On the last day of Digipalooza ‘23, Jason Tyrrell of Kanopy led the panel discussion Maximize Patron Engagement with Video: Streaming Video has Become a Must-Have Component of the Library. Demand for streaming media is up, and as a result many libraries are shifting away from DVDs. Janet Cox from Plano Public Library (TX) said her community loves watching the Great Courses on Kanopy so much, the library no longer needs to purchase physical copies! 

As people continue to cut the cord to cable and limit the number of paid services they subscribe to, Kanopy can fill that gap and, in some cases, provide even more content. According to Alison Kuchta from Kent District Library (MI), some members of her community have said they wouldn’t be able to have any streaming service if the library didn’t provide Kanopy.  

Interested in adding Kanopy? Get started here. 

3. Think outside the box for outreach services aimed at underserved audiences 

On Friday of Digipalooza week, I was having breakfast with some of my OverDrive co-workers (shout out to the chef at the Huntington Convention Center of Cleveland!), and we were talking about the awesome custom handout for seniors shared by Hope Harms from Johnson County Library (KS) in the session How Fast-Growing Libraries Reach More Readers. Complete with granular step-by-step instructions and an icon key in big, clear font, the handout — available to view here— is used by frontline staff ambassadors during Senior Outreach visits to introduce a new segment of the community to Libby. 

Unique outreach opportunities were a major talking point across multiple sessions at Digipalooza ‘23. Like Johnson County Library’s handouts, which were carefully designed with the specific audience in mind, other libraries discussed how they identify underserved pockets of their community and create personalized tools to introduce library services. 

Cuyahoga Reads event at the Great Lakes Science Center in Cleveland, Ohio

For instance, in the session Access for All: Digital Reading Campaigns Designed to Reach Underserved Audiences, Jennifer Lawson from San Diego County Library (CA) shared how OverDrive helped her expand access through Instant Digital Cards by finding a way to verify members of her community who may not have a permanent address in the service area, including members of the military and college students.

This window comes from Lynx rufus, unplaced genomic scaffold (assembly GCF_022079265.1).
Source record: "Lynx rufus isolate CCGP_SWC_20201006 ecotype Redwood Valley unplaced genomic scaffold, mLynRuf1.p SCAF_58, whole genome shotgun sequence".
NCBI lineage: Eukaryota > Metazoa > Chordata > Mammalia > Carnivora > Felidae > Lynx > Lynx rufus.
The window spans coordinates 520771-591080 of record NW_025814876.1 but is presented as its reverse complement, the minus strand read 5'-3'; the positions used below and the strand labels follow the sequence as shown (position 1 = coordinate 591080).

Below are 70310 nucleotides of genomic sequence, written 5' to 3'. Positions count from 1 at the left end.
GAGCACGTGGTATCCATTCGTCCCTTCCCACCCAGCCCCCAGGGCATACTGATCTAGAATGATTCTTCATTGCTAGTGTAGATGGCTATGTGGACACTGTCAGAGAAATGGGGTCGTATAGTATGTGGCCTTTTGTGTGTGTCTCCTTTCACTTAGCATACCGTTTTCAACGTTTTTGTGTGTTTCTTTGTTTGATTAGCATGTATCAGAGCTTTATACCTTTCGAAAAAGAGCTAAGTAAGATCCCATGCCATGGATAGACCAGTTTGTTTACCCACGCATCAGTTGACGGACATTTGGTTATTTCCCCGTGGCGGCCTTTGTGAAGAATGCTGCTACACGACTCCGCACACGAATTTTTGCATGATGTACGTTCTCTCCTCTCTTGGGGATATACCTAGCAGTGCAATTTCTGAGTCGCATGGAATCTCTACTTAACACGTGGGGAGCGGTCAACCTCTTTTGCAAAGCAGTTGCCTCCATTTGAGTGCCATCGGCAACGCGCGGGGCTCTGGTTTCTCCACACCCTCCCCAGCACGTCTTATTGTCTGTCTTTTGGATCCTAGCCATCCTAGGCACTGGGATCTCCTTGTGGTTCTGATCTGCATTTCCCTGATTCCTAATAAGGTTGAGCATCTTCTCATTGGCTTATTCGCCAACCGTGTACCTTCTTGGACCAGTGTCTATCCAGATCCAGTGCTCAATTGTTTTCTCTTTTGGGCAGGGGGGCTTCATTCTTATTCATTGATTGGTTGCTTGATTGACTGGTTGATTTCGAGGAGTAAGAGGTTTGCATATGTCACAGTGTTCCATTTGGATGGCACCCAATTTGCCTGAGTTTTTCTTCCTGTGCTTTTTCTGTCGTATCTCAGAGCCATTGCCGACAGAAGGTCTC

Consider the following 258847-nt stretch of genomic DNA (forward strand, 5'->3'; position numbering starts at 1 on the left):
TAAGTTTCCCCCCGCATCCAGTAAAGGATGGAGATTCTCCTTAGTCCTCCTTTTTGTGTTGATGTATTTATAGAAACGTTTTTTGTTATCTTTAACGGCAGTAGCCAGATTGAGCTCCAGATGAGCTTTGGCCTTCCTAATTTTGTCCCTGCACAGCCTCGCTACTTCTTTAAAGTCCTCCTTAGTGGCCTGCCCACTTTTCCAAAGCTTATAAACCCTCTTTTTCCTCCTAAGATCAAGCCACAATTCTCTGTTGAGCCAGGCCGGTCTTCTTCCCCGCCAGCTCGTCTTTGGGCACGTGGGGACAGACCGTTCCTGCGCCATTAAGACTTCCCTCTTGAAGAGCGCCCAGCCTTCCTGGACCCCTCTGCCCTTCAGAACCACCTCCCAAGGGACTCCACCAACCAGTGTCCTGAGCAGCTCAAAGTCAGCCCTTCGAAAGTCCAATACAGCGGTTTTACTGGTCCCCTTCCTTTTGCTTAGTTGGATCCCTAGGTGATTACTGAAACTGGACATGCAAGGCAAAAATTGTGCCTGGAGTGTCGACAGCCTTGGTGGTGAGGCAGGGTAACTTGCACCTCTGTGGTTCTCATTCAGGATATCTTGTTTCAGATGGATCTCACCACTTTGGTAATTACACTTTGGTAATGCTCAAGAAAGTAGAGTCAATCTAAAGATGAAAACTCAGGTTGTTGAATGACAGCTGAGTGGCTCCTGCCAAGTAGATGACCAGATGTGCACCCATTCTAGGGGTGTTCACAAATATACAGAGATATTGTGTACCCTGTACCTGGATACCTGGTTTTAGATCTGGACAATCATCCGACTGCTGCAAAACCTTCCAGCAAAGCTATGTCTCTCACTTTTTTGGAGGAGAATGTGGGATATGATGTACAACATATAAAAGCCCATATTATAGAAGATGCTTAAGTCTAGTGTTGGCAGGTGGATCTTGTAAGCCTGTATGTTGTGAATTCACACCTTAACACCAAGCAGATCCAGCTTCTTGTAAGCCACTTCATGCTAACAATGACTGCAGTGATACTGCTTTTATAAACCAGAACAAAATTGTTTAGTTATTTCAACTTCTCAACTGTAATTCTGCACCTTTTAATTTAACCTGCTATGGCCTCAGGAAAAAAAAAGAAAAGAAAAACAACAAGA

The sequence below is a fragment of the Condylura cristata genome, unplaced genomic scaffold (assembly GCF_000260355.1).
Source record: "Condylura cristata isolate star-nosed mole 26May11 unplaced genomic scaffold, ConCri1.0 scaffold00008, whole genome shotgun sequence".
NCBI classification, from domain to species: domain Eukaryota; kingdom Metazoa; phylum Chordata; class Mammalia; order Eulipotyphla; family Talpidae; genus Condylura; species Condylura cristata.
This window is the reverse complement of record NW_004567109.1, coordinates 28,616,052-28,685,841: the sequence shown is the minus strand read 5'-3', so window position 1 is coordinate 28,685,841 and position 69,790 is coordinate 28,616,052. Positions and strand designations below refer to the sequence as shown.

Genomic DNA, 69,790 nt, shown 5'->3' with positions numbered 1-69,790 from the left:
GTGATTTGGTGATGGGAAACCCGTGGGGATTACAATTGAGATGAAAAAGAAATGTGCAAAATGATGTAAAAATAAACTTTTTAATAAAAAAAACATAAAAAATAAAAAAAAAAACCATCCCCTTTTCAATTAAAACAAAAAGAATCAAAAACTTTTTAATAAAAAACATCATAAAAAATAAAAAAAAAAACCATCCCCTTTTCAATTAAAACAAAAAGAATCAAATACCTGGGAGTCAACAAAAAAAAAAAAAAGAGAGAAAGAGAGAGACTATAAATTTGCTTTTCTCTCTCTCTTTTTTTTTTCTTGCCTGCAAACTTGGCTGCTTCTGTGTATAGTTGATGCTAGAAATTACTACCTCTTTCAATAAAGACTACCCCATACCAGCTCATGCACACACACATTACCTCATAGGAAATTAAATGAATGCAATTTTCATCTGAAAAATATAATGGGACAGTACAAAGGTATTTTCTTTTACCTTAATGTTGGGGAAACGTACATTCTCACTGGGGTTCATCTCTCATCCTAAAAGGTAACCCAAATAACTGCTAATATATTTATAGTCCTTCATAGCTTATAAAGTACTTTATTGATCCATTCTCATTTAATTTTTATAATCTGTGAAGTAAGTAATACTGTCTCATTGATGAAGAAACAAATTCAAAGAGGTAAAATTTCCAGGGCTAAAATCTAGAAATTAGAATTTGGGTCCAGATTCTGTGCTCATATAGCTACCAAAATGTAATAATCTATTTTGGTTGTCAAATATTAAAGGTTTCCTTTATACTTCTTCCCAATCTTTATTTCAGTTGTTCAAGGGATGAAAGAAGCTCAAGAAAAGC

In that same session, Kelvin Watson of Las Vegas-Clark County Library District (NV) discussed his library’s Cell Phone Program, which puts smartphones into the hands of people who are unhoused. Not only do these phones provide people with a connection to their family and friends, the phones come with phone numbers for social service programs already added. 

Kelvin also spearheaded the award-winning Bringing the Library to Transit Riders Program. Kacie Armstrong of Euclid Public Library (OH) alongside several other Northeast Ohio public libraries, said she took inspiration from Kelvin’s program to outfit local buses with library signage as part of the new Cuyahoga Reads initiative which aims to address learning loss due to the COVID-19 pandemic.  

4. Librarians are facing challenges all across the country, but you are not facing them alone 

L-R: Lisa Varga, Sara Gold, Emily Drabinski

In the Thursday afternoon session #UniteAgainstBookBans: Advocate for Your Community’s Right to Read, panelists Sara Gold (Wisconsin Public Library Consortium & Wisconsin Schools Digital Library Consortium), Lisa Varga (Virginia Library Association) and Current ALA President Emily Drabinski discussed their personal experiences with book challenges happening across the industry. All of them noted the importance of finding community among peers and professional organizations as the field navigates these difficult waters. As Emily Drabinski said, “In large numbers, librarians are able to move the needle in ways they cannot do when by themselves.” 

During his Crystal Ball report, OverDrive founder and CEO Steve Potash reiterated that OverDrive stands with librarians. We are working with industry professionals to identify the right path forward to address content limitations being placed on librarians while also promoting our mission of Access for All.  

Want to know more about what we learned at Digipalooza ‘23? 

We have full recaps of every day of the conference right here on the OverDrive blog!  

Read Day 1 recap here. 

Read Day 2 recap here. 

Read Day 3 recap here.